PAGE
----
Juggling  being a parent,the demands of the job, being a wife, seeing friends and family... as a full time teacher I was constantly juggling trying to be all things to all people. I got it right some of the time, but was a stress head for much of it.

The job is no less demanding. I care as passionately as always about the children in (our) class, but the relief that comes from knowing that I have that extra time are priceless. It's still a rush the night before work, and I still feel shattered at the end of my three days; but I do feel that I am actually doing the job better now than I  have for a while.

 Why? More time to reflect on my practice for a start and to share ideas with others. More time to chill out so I am far less of a stress head than I have been for as long as I can remember. More able to spend time with my gorgeous son and OH.

I am keen to make the job share work as well as possible; one of my PM targets is just that... I am meeting my JS partner later this week and am planning to chat about doing some observations of each other in order to help consistency. I certainly don't think we should be clones of each other; I think our differences are one of the greatest strengths, but I think it is vital for us to have time to observe each other, have some professional dialogue and follow up with another visit. Maybe even use video cameras!

With teaching and learning at the centre of our jobs, I am constantly disappointed by the lack of opportunity to peer observe. I am determined to rectify that! I have been looking into coaching models in teaching , for example:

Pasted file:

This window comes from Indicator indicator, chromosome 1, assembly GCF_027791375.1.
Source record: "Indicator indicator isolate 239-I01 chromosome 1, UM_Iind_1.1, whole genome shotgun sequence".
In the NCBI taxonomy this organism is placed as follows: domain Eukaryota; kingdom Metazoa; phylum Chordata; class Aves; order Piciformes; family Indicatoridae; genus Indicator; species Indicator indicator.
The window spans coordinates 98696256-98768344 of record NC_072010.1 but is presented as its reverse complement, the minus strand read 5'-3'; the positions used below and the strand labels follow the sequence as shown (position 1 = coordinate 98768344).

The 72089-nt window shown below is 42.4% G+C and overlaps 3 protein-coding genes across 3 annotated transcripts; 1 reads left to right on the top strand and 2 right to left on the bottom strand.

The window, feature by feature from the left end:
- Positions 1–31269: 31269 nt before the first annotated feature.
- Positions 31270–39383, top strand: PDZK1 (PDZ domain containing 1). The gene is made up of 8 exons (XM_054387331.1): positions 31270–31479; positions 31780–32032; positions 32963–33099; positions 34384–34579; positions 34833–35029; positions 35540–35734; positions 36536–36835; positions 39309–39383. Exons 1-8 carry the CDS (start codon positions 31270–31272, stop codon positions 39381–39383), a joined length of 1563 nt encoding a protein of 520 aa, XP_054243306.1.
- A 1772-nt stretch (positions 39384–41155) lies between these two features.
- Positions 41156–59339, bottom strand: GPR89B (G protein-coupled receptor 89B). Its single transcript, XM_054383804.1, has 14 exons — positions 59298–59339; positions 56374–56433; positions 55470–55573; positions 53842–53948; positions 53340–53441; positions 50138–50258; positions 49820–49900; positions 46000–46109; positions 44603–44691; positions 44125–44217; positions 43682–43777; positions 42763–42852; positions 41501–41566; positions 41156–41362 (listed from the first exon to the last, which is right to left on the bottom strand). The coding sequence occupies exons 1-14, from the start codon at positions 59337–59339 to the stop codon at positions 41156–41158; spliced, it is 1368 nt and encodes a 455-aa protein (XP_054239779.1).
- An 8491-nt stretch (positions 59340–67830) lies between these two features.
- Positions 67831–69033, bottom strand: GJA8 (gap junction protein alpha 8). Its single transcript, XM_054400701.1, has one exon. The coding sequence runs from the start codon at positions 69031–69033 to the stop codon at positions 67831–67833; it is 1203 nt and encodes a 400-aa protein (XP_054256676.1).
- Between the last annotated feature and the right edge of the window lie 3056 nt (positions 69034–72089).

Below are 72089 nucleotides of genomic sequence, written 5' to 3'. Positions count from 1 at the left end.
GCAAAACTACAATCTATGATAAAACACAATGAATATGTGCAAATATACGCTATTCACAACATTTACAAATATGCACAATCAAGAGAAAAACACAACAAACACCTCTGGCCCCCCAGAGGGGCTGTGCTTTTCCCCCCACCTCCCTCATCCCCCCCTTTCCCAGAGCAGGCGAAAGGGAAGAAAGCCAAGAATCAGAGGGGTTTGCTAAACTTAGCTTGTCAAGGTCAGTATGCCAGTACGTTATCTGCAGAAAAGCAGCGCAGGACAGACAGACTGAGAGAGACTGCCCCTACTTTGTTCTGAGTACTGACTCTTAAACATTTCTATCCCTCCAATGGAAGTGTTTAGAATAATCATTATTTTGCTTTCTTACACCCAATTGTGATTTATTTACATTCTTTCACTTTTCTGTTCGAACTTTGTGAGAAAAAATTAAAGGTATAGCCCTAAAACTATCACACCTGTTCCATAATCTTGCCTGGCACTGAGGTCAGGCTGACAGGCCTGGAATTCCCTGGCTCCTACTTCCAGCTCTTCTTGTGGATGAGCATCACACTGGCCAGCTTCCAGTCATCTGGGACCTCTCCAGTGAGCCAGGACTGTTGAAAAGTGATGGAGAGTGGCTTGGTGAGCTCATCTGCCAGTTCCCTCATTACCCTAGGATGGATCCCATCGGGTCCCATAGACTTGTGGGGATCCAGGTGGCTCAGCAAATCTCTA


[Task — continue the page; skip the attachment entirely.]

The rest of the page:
The next half term, run up to Christmas and all that brings in Primary schools, I hope to be on the way to cementing a really effective working partnership with my JS partner, and to find out more about effective coaching. I have been on lots of mentoring courses in relation to trainee teachers, and have been on a few coaching courses incorporating NLP http://www.nlp-now.co.uk/nlp-what.htm and coaching in teaching, but have not really focussed on it; yet!

Tuesday, 18 October 2011

100 word challenge in 50 words

This week Julia added a new twist- write a 100 word challenge in 50 words with the prompt- the autumn leaves.
Wanted to avoid the obvious, here is my effort for this week.
Here is the link to the others... 


The spring brings new beginnings, hopes and dreams of long and  balmy evenings. The summer comes and leaves – all too soon. Autumn’s arrival is almost imperceptible, yet memories of summer linger. As the autumn leaves behind her muted colours, the winter crashes in ,bringing snow, storms and bitter north winds. 

Tuesday, 11 October 2011

100 word for grown ups week 14

Well, Julia has excelled herself this week with her weekly challenge :)  http://jfb57.wordpress.com/2011/10/10/100-word-challenge-for-grown-ups-week14/
When I saw this last night I had NO idea at all what to do with it. I couldn't believe how fast some poeple have got their entries in- and the more I read the less I knew what to do.